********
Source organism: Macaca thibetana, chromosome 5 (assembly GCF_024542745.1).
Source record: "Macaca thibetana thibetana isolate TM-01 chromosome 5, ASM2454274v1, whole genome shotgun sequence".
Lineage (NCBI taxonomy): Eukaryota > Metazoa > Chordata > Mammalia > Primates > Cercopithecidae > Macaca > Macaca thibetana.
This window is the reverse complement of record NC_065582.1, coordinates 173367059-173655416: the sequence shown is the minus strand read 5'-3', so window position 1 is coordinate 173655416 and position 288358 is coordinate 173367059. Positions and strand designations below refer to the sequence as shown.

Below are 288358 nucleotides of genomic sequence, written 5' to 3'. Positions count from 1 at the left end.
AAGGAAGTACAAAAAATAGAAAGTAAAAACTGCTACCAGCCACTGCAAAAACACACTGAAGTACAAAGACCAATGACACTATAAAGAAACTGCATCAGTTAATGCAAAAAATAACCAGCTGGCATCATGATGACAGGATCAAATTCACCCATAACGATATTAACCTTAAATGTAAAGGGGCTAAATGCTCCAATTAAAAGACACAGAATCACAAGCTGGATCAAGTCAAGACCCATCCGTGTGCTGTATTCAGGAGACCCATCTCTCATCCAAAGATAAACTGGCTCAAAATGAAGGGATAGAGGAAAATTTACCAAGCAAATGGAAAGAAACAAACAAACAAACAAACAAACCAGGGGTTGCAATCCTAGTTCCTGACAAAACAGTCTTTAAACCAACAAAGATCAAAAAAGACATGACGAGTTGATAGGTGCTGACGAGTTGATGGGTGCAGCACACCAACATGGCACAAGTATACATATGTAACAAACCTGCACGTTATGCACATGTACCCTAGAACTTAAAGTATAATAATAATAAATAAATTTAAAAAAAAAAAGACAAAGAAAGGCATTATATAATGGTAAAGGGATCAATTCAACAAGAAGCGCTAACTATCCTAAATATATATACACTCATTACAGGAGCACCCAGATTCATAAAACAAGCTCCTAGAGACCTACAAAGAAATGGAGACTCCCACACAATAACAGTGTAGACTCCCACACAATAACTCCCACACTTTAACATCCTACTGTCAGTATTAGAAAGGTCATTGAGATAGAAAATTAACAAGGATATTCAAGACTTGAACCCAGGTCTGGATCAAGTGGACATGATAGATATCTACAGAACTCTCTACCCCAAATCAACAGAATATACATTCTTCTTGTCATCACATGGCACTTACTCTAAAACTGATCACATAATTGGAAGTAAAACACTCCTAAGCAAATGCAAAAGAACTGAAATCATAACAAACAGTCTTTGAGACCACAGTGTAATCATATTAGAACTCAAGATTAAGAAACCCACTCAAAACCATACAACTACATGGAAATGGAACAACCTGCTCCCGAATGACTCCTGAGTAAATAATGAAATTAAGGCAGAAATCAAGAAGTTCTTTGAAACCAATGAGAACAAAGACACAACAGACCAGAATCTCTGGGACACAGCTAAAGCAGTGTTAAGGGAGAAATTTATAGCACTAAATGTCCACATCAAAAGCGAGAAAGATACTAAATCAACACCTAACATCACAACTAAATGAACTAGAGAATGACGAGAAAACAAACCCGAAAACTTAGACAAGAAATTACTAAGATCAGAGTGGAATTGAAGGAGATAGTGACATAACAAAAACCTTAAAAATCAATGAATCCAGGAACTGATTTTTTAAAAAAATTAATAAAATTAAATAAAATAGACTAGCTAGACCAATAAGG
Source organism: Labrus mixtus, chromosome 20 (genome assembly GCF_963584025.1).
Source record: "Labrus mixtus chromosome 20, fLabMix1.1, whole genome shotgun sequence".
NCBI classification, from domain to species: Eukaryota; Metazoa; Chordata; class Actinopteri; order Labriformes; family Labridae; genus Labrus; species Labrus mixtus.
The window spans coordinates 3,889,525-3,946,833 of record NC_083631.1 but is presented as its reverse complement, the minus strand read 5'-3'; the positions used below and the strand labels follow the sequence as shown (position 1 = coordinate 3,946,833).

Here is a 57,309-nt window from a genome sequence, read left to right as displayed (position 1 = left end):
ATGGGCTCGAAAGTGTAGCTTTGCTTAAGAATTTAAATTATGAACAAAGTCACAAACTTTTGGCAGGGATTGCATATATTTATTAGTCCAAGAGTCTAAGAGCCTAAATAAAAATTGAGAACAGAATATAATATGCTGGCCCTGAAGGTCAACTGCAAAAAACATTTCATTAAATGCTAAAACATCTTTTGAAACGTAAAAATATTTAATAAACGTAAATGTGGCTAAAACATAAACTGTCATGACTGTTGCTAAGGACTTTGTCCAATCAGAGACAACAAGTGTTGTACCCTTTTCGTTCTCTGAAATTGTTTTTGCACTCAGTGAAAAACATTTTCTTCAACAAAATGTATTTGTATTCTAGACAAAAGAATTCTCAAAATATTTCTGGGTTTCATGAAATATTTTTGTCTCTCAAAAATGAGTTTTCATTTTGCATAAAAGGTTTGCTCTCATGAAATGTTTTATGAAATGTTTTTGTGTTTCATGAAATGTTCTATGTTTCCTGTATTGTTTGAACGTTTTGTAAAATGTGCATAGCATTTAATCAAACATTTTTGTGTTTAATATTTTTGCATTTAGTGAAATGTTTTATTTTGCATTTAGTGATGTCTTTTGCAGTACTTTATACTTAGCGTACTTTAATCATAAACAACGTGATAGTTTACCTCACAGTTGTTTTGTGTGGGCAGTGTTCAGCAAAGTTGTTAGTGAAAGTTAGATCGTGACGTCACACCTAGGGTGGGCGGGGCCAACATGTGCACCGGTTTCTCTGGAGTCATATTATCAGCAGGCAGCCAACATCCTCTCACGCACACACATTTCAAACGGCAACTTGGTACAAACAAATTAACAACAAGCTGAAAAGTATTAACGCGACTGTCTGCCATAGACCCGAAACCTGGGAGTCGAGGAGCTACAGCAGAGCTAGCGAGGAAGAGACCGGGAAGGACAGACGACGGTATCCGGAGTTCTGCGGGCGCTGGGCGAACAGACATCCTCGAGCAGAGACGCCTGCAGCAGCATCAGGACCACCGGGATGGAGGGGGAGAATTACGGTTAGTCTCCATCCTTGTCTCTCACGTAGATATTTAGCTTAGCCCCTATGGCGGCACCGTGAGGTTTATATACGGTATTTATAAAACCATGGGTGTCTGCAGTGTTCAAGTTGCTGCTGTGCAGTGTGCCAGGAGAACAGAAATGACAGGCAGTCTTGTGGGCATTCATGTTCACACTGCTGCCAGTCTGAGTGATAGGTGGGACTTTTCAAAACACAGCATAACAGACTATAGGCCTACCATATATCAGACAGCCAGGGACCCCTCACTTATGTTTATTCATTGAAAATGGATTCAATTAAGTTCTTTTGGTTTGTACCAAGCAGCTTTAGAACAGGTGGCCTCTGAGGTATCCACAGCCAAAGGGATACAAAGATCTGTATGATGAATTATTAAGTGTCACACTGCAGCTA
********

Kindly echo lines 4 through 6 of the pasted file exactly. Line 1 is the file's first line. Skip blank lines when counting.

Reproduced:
This window is the reverse complement of record NC_065582.1, coordinates 173367059-173655416: the sequence shown is the minus strand read 5'-3', so window position 1 is coordinate 173655416 and position 288358 is coordinate 173367059. Positions and strand designations below refer to the sequence as shown.

Below are 288358 nucleotides of genomic sequence, written 5' to 3'. Positions count from 1 at the left end.
AAGGAAGTACAAAAAATAGAAAGTAAAAACTGCTACCAGCCACTGCAAAAACACACTGAAGTACAAAGACCAATGACACTATAAAGAAACTGCATCAGTTAATGCAAAAAATAACCAGCTGGCATCATGATGACAGGATCAAATTCACCCATAACGATATTAACCTTAAATGTAAAGGGGCTAAATGCTCCAATTAAAAGACACAGAATCACAAGCTGGATCAAGTCAAGACCCATCCGTGTGCTGTATTCAGGAGACCCATCTCTCATCCAAAGATAAACTGGCTCAAAATGAAGGGATAGAGGAAAATTTACCAAGCAAATGGAAAGAAACAAACAAACAAACAAACAAACCAGGGGTTGCAATCCTAGTTCCTGACAAAACAGTCTTTAAACCAACAAAGATCAAAAAAGACATGACGAGTTGATAGGTGCTGACGAGTTGATGGGTGCAGCACACCAACATGGCACAAGTATACATATGTAACAAACCTGCACGTTATGCACATGTACCCTAGAACTTAAAGTATAATAATAATAAATAAATTTAAAAAAAAAAAGACAAAGAAAGGCATTATATAATGGTAAAGGGATCAATTCAACAAGAAGCGCTAACTATCCTAAATATATATACACTCATTACAGGAGCACCCAGATTCATAAAACAAGCTCCTAGAGACCTACAAAGAAATGGAGACTCCCACACAATAACAGTGTAGACTCCCACACAATAACTCCCACACTTTAACATCCTACTGTCAGTATTAGAAAGGTCATTGAGATAGAAAATTAACAAGGATATTCAAGACTTGAACCCAGGTCTGGATCAAGTGGACATGATAGATATCTACAGAACTCTCTACCCCAAATCAACAGAATATACATTCTTCTTGTCATCACATGGCACTTACTCTAAAACTGATCACATAATTGGAAGTAAAACACTCCTAAGCAAATGCAAAAGAACTGAAATCATAACAAACAGTCTTTGAGACCACAGTGTAATCATATTAGAACTCAAGATTAAGAAACCCACTCAAAACCATACAACTACATGGAAATGGAACAACCTGCTCCCGAATGACTCCTGAGTAAATAATGAAATTAAGGCAGAAATCAAGAAGTTCTTTGAAACCAATGAGAACAAAGACACAACAGACCAGAATCTCTGGGACACAGCTAAAGCAGTGTTAAGGGAGAAATTTATAGCACTAAATGTCCACATCAAAAGCGAGAAAGATACTAAATCAACACCTAACATCACAACTAAATGAACTAGAGAATGACGAGAAAACAAACCCGAAAACTTAGACAAGAAATTACTAAGATCAGAGTGGAATTGAAGGAGATAGTGACATAACAAAAACCTTAAAAATCAATGAATCCAGGAACTGATTTTTTAAAAAAATTAATAAAATTAAATAAAATAGACTAGCTAGACCAATAAGG